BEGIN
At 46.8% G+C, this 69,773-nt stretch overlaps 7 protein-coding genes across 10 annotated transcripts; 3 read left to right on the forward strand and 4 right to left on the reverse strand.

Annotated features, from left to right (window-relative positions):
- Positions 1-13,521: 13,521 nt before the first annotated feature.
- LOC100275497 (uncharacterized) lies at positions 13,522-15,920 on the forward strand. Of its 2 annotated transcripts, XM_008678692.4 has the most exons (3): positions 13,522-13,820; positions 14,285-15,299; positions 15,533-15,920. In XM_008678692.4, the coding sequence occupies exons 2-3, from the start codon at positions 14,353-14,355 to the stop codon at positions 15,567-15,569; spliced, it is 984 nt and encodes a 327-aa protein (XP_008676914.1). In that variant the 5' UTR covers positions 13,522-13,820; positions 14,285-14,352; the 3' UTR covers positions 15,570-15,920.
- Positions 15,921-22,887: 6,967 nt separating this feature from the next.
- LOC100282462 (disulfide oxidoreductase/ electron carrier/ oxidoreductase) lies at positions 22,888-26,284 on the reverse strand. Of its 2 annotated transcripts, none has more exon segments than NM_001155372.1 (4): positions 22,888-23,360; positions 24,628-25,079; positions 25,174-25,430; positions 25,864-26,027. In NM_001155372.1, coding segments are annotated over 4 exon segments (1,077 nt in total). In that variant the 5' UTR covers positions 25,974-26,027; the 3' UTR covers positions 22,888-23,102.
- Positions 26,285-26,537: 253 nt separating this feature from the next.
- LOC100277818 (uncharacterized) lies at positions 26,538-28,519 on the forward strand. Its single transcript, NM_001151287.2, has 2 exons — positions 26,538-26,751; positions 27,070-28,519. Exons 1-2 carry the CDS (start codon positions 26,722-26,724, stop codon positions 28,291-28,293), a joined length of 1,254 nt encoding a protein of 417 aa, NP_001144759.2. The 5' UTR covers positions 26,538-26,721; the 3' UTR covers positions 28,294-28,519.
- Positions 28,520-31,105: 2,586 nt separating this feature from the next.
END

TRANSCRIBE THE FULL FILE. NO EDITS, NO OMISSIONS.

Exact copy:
At 46.8% G+C, this 69,773-nt stretch overlaps 7 protein-coding genes across 10 annotated transcripts; 3 read left to right on the forward strand and 4 right to left on the reverse strand.

Annotated features, from left to right (window-relative positions):
- Positions 1-13,521: 13,521 nt before the first annotated feature.
- LOC100275497 (uncharacterized) lies at positions 13,522-15,920 on the forward strand. Of its 2 annotated transcripts, XM_008678692.4 has the most exons (3): positions 13,522-13,820; positions 14,285-15,299; positions 15,533-15,920. In XM_008678692.4, the coding sequence occupies exons 2-3, from the start codon at positions 14,353-14,355 to the stop codon at positions 15,567-15,569; spliced, it is 984 nt and encodes a 327-aa protein (XP_008676914.1). In that variant the 5' UTR covers positions 13,522-13,820; positions 14,285-14,352; the 3' UTR covers positions 15,570-15,920.
- Positions 15,921-22,887: 6,967 nt separating this feature from the next.
- LOC100282462 (disulfide oxidoreductase/ electron carrier/ oxidoreductase) lies at positions 22,888-26,284 on the reverse strand. Of its 2 annotated transcripts, none has more exon segments than NM_001155372.1 (4): positions 22,888-23,360; positions 24,628-25,079; positions 25,174-25,430; positions 25,864-26,027. In NM_001155372.1, coding segments are annotated over 4 exon segments (1,077 nt in total). In that variant the 5' UTR covers positions 25,974-26,027; the 3' UTR covers positions 22,888-23,102.
- Positions 26,285-26,537: 253 nt separating this feature from the next.
- LOC100277818 (uncharacterized) lies at positions 26,538-28,519 on the forward strand. Its single transcript, NM_001151287.2, has 2 exons — positions 26,538-26,751; positions 27,070-28,519. Exons 1-2 carry the CDS (start codon positions 26,722-26,724, stop codon positions 28,291-28,293), a joined length of 1,254 nt encoding a protein of 417 aa, NP_001144759.2. The 5' UTR covers positions 26,538-26,721; the 3' UTR covers positions 28,294-28,519.
- Positions 28,520-31,105: 2,586 nt separating this feature from the next.